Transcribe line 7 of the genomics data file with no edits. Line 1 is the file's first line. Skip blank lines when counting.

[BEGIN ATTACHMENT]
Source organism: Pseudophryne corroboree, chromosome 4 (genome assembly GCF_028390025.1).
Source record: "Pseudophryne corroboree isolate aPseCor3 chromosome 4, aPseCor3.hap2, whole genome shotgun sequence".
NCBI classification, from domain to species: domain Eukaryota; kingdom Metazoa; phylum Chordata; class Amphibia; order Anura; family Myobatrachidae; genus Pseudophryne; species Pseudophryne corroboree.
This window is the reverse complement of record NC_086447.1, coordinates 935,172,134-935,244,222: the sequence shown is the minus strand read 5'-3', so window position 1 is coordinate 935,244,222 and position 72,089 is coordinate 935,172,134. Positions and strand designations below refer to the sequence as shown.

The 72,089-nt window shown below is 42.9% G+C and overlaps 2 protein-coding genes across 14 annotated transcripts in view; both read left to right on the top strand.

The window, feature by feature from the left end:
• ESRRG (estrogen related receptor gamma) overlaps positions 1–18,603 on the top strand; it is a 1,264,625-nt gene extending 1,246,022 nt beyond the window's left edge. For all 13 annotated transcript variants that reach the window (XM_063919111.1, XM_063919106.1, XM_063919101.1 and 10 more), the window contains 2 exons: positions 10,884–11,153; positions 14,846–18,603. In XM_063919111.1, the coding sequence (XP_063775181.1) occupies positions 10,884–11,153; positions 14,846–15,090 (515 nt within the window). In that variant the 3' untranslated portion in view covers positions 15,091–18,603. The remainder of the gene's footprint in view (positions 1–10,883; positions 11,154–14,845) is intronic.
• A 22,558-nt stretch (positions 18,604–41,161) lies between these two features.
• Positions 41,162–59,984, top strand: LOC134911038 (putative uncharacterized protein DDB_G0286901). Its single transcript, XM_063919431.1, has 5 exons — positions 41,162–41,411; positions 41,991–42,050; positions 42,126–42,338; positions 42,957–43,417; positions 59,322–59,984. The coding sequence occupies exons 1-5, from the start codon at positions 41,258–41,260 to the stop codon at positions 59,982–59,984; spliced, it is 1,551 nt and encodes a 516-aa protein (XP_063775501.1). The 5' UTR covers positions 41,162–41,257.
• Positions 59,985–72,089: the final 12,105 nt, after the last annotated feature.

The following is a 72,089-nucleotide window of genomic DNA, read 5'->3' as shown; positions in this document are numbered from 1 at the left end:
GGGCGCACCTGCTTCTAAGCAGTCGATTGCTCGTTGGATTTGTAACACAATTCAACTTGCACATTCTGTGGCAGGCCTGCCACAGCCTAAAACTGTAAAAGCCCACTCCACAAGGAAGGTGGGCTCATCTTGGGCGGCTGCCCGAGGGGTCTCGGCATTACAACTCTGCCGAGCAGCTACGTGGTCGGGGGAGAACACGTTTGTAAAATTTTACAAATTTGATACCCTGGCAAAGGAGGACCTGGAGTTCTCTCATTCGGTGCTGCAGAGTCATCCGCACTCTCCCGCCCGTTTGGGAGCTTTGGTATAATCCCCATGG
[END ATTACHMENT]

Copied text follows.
• ESRRG (estrogen related receptor gamma) overlaps positions 1–18,603 on the top strand; it is a 1,264,625-nt gene extending 1,246,022 nt beyond the window's left edge. For all 13 annotated transcript variants that reach the window (XM_063919111.1, XM_063919106.1, XM_063919101.1 and 10 more), the window contains 2 exons: positions 10,884–11,153; positions 14,846–18,603. In XM_063919111.1, the coding sequence (XP_063775181.1) occupies positions 10,884–11,153; positions 14,846–15,090 (515 nt within the window). In that variant the 3' untranslated portion in view covers positions 15,091–18,603. The remainder of the gene's footprint in view (positions 1–10,883; positions 11,154–14,845) is intronic.